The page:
I believe that the way forward today is the formation of a national unity government comprising Shi'ites, Sunnis and Kurds - and if possible, with all the five largest electoral coalitions in the country. Otherwise, it would be impossible to establish peace when hatred and distrust have been raised to such a high pitch by sharp-shouldered and small-minded manoeuvring over the formation of a new government. History has taught us that outside forces cannot create democracy in a country when its own citizens refuse to create it for themselves, and no number of conferences or concordats on national reconciliation would yield dividends if the people do not show the good will and resolve for it.

So how can Iraq harness such tendentious proclivities? The incumbent prime minister, along with his allies within the Shi'ite constellation, should open up to the other parties and allow them responsible posts within any future government. Sunni leaders should take part in a government by acknowledging that they are a minority of the population and that their significant input cannot be overplayed indefinitely. The Kurds in the north - whose system of governance today is the most articulate one in the country - could use their 53 parliamentary seats to withhold support for the formation of any government that is not broad-based and representative of the whole Iraq. Once constituted, the coalition government should then focus every effort to restore a sense of national identity as well as address the Iraqi topmost priorities on personal safety, jobs and reliable access to basic amenities such as electricity and fuel (that are contributory factors to the sense of vitriol and disenchantment).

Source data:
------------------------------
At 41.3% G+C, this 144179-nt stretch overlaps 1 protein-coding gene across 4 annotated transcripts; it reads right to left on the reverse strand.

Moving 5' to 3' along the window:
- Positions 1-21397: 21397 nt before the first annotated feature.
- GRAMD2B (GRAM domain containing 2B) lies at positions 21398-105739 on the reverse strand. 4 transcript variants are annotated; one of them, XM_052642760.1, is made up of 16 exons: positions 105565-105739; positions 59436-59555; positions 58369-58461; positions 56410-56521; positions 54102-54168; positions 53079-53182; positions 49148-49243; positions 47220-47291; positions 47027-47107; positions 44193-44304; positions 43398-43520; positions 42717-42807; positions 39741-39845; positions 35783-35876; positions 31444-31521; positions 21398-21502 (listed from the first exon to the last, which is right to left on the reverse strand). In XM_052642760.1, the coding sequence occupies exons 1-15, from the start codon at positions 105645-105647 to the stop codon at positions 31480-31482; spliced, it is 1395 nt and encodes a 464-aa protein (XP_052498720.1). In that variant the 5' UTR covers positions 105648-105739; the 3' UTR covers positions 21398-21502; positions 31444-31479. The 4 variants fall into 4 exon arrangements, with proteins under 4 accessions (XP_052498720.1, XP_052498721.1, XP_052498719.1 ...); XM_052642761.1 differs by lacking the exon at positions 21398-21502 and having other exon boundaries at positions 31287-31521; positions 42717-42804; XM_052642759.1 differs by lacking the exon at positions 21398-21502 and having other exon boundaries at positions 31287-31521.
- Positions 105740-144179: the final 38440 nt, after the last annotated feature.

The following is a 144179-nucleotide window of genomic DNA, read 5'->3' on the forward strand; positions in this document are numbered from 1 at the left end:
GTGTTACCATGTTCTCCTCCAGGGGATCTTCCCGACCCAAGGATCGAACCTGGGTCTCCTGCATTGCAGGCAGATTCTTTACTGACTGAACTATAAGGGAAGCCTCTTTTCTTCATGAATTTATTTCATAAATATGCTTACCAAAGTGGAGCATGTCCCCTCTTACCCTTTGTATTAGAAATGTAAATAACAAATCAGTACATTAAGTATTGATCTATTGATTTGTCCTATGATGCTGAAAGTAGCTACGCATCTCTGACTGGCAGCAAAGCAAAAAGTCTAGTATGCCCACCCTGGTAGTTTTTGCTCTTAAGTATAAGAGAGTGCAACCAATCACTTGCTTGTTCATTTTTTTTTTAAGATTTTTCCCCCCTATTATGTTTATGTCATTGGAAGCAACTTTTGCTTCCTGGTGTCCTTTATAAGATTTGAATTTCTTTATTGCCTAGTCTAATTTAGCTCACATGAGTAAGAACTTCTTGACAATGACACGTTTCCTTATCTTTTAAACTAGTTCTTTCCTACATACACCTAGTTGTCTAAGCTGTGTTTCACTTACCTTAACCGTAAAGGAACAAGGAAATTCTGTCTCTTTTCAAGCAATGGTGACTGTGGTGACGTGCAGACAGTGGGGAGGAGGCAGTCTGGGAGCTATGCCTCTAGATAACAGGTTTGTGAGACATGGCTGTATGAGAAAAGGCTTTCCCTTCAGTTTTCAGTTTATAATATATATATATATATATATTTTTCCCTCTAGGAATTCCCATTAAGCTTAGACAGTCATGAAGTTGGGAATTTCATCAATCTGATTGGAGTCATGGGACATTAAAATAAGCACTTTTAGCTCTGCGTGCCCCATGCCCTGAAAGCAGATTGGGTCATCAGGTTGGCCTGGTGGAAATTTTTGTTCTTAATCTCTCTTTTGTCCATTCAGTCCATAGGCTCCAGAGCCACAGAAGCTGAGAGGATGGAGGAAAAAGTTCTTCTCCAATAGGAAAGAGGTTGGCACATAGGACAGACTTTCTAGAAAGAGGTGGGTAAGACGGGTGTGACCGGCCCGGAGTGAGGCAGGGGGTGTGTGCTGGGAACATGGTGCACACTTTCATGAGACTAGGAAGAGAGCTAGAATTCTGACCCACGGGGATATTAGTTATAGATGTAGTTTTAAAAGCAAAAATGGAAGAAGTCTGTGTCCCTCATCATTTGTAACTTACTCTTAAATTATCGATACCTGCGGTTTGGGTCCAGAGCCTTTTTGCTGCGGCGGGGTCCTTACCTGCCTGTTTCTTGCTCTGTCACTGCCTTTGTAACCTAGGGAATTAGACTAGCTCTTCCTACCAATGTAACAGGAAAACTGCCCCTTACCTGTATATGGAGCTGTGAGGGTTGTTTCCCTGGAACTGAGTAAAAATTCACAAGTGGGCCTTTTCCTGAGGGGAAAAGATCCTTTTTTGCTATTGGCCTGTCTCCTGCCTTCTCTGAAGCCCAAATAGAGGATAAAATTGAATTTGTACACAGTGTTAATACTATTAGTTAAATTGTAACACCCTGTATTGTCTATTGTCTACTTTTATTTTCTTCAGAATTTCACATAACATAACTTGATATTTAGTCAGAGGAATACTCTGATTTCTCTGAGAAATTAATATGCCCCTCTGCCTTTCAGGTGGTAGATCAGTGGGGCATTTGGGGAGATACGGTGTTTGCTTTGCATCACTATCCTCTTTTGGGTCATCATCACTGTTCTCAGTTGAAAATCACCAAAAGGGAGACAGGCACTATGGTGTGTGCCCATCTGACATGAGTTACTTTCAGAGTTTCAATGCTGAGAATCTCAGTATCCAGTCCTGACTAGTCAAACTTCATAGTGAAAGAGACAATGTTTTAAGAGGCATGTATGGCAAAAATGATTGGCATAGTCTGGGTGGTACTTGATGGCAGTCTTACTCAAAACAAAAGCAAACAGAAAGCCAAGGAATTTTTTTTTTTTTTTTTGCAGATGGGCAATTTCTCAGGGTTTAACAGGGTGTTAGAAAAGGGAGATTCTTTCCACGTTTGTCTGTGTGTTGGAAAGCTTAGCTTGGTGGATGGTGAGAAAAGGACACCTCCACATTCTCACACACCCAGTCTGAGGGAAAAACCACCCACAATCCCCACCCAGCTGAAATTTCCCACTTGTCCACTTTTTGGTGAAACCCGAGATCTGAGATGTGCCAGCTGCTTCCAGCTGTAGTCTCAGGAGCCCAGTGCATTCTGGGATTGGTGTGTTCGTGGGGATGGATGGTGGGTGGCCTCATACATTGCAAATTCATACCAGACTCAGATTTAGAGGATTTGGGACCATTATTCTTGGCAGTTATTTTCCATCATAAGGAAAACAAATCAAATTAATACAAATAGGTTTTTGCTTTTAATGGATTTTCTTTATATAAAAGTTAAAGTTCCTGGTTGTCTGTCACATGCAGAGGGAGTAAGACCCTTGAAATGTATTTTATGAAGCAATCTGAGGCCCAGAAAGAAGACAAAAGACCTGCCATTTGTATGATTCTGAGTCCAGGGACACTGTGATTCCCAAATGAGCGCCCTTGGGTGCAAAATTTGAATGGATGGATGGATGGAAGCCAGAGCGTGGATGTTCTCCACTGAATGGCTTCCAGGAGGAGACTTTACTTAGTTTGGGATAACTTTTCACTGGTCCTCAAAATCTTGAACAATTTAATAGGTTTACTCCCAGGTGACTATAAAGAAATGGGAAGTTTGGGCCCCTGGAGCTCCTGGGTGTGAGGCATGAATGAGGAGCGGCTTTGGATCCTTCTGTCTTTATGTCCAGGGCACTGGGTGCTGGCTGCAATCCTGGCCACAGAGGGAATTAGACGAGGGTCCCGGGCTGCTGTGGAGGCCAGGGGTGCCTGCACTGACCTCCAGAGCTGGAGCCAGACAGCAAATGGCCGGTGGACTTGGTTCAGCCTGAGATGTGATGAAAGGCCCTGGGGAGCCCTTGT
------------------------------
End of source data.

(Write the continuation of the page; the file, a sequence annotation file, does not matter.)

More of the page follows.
Furthermore, and as I indicated in my article Minorities & the Iraqi Constitution: What Next? in SOMA on 17 th February, a number of substantive changes must also be made to the constitution once the process is re-opened thirty days after the newly-formed government assumes office. Such constitutional amendments would include a revision of key articles concerning the nature of federalism, the distribution of proceeds from oil sales and the underpinning of minority groups' and women's rights. As the London-based Minority Rights Group International and other international non-governmental organisations have stated in the past, this constitution, rather than being the glue that binds the country together, has become both the prescription and blueprint for its dispersal.